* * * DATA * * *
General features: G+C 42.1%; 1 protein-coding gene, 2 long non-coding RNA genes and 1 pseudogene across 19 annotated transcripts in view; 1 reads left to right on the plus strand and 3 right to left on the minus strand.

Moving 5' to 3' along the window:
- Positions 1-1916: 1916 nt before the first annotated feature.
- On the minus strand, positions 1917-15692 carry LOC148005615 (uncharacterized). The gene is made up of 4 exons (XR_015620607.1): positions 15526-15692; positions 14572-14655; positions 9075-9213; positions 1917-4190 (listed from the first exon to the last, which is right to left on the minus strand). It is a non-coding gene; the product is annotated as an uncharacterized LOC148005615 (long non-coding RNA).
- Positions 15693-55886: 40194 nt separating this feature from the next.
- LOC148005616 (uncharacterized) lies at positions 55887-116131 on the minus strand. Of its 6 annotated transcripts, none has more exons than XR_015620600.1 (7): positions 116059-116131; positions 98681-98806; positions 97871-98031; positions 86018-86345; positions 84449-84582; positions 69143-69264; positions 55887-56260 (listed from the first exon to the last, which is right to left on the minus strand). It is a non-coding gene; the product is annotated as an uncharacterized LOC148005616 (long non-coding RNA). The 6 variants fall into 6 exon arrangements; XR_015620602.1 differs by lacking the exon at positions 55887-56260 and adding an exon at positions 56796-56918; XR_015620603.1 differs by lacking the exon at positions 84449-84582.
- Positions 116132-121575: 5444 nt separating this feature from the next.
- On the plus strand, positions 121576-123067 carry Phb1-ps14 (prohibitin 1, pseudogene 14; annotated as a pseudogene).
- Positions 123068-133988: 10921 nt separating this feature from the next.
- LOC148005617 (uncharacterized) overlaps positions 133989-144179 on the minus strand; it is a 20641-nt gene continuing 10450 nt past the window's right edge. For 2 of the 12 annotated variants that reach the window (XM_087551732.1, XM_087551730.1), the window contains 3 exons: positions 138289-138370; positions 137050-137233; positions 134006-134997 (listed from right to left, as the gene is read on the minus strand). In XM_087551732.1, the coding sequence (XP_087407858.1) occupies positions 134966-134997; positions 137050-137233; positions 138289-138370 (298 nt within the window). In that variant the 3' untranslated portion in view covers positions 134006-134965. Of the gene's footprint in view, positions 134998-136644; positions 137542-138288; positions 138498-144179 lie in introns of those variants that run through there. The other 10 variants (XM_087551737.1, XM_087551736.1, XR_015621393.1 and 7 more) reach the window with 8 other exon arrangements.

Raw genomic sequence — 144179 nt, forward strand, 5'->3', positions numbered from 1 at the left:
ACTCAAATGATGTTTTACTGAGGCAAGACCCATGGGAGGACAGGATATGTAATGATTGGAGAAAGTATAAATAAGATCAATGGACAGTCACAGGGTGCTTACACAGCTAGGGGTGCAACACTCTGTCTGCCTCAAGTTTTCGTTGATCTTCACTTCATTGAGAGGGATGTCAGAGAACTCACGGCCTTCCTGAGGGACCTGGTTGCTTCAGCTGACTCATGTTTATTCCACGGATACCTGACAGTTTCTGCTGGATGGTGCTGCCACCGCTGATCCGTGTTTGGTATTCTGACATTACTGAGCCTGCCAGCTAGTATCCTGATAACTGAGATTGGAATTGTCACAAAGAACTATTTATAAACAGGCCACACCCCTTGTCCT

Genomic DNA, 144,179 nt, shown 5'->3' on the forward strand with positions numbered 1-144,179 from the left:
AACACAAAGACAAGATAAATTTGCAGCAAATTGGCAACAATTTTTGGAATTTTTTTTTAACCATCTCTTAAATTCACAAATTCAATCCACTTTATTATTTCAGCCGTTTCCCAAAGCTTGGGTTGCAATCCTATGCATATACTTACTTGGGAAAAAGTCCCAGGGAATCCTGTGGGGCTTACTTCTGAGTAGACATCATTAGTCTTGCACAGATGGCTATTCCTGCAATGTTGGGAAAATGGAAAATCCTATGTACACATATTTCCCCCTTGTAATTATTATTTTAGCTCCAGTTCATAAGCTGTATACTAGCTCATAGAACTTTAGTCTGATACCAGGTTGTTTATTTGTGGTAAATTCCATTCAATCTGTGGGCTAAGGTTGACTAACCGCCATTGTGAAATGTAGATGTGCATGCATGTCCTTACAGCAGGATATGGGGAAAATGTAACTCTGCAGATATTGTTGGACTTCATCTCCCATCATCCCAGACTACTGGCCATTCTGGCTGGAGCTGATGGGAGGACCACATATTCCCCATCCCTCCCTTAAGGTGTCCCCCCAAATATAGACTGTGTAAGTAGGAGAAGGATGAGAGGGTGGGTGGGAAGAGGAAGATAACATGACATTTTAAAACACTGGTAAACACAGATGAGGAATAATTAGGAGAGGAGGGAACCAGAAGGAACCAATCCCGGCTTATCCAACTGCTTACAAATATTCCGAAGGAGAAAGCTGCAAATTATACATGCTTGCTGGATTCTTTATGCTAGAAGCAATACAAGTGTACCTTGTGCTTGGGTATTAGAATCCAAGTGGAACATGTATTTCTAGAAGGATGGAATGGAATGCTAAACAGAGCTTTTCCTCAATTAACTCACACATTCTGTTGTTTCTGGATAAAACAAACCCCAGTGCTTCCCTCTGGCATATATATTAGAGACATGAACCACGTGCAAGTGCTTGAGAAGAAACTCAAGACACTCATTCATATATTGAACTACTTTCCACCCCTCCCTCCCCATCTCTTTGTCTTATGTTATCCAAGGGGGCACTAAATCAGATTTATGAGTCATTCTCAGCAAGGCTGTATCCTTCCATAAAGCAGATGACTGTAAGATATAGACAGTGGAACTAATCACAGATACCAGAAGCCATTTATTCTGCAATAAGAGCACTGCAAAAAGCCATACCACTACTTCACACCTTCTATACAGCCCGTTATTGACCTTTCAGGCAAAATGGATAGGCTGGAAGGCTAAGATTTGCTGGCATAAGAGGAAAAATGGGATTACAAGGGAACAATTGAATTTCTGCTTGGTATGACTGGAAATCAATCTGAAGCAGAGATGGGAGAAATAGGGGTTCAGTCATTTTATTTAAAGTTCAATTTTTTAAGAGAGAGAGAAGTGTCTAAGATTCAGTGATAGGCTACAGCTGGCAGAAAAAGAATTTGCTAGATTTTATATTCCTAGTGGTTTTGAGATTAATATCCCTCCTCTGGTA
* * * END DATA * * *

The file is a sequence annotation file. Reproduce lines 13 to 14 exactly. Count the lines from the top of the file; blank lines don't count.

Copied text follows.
Genomic DNA, 144,179 nt, shown 5'->3' on the forward strand with positions numbered 1-144,179 from the left:
AACACAAAGACAAGATAAATTTGCAGCAAATTGGCAACAATTTTTGGAATTTTTTTTTAACCATCTCTTAAATTCACAAATTCAATCCACTTTATTATTTCAGCCGTTTCCCAAAGCTTGGGTTGCAATCCTATGCATATACTTACTTGGGAAAAAGTCCCAGGGAATCCTGTGGGGCTTACTTCTGAGTAGACATCATTAGTCTTGCACAGATGGCTATTCCTGCAATGTTGGGAAAATGGAAAATCCTATGTACACATATTTCCCCCTTGTAATTATTATTTTAGCTCCAGTTCATAAGCTGTATACTAGCTCATAGAACTTTAGTCTGATACCAGGTTGTTTATTTGTGGTAAATTCCATTCAATCTGTGGGCTAAGGTTGACTAACCGCCATTGTGAAATGTAGATGTGCATGCATGTCCTTACAGCAGGATATGGGGAAAATGTAACTCTGCAGATATTGTTGGACTTCATCTCCCATCATCCCAGACTACTGGCCATTCTGGCTGGAGCTGATGGGAGGACCACATATTCCCCATCCCTCCCTTAAGGTGTCCCCCCAAATATAGACTGTGTAAGTAGGAGAAGGATGAGAGGGTGGGTGGGAAGAGGAAGATAACATGACATTTTAAAACACTGGTAAACACAGATGAGGAATAATTAGGAGAGGAGGGAACCAGAAGGAACCAATCCCGGCTTATCCAACTGCTTACAAATATTCCGAAGGAGAAAGCTGCAAATTATACATGCTTGCTGGATTCTTTATGCTAGAAGCAATACAAGTGTACCTTGTGCTTGGGTATTAGAATCCAAGTGGAACATGTATTTCTAGAAGGATGGAATGGAATGCTAAACAGAGCTTTTCCTCAATTAACTCACACATTCTGTTGTTTCTGGATAAAACAAACCCCAGTGCTTCCCTCTGGCATATATATTAGAGACATGAACCACGTGCAAGTGCTTGAGAAGAAACTCAAGACACTCATTCATATATTGAACTACTTTCCACCCCTCCCTCCCCATCTCTTTGTCTTATGTTATCCAAGGGGGCACTAAATCAGATTTATGAGTCATTCTCAGCAAGGCTGTATCCTTCCATAAAGCAGATGACTGTAAGATATAGACAGTGGAACTAATCACAGATACCAGAAGCCATTTATTCTGCAATAAGAGCACTGCAAAAAGCCATACCACTACTTCACACCTTCTATACAGCCCGTTATTGACCTTTCAGGCAAAATGGATAGGCTGGAAGGCTAAGATTTGCTGGCATAAGAGGAAAAATGGGATTACAAGGGAACAATTGAATTTCTGCTTGGTATGACTGGAAATCAATCTGAAGCAGAGATGGGAGAAATAGGGGTTCAGTCATTTTATTTAAAGTTCAATTTTTTAAGAGAGAGAGAAGTGTCTAAGATTCAGTGATAGGCTACAGCTGGCAGAAAAAGAATTTGCTAGATTTTATATTCCTAGTGGTTTTGAGATTAATATCCCTCCTCTGGTA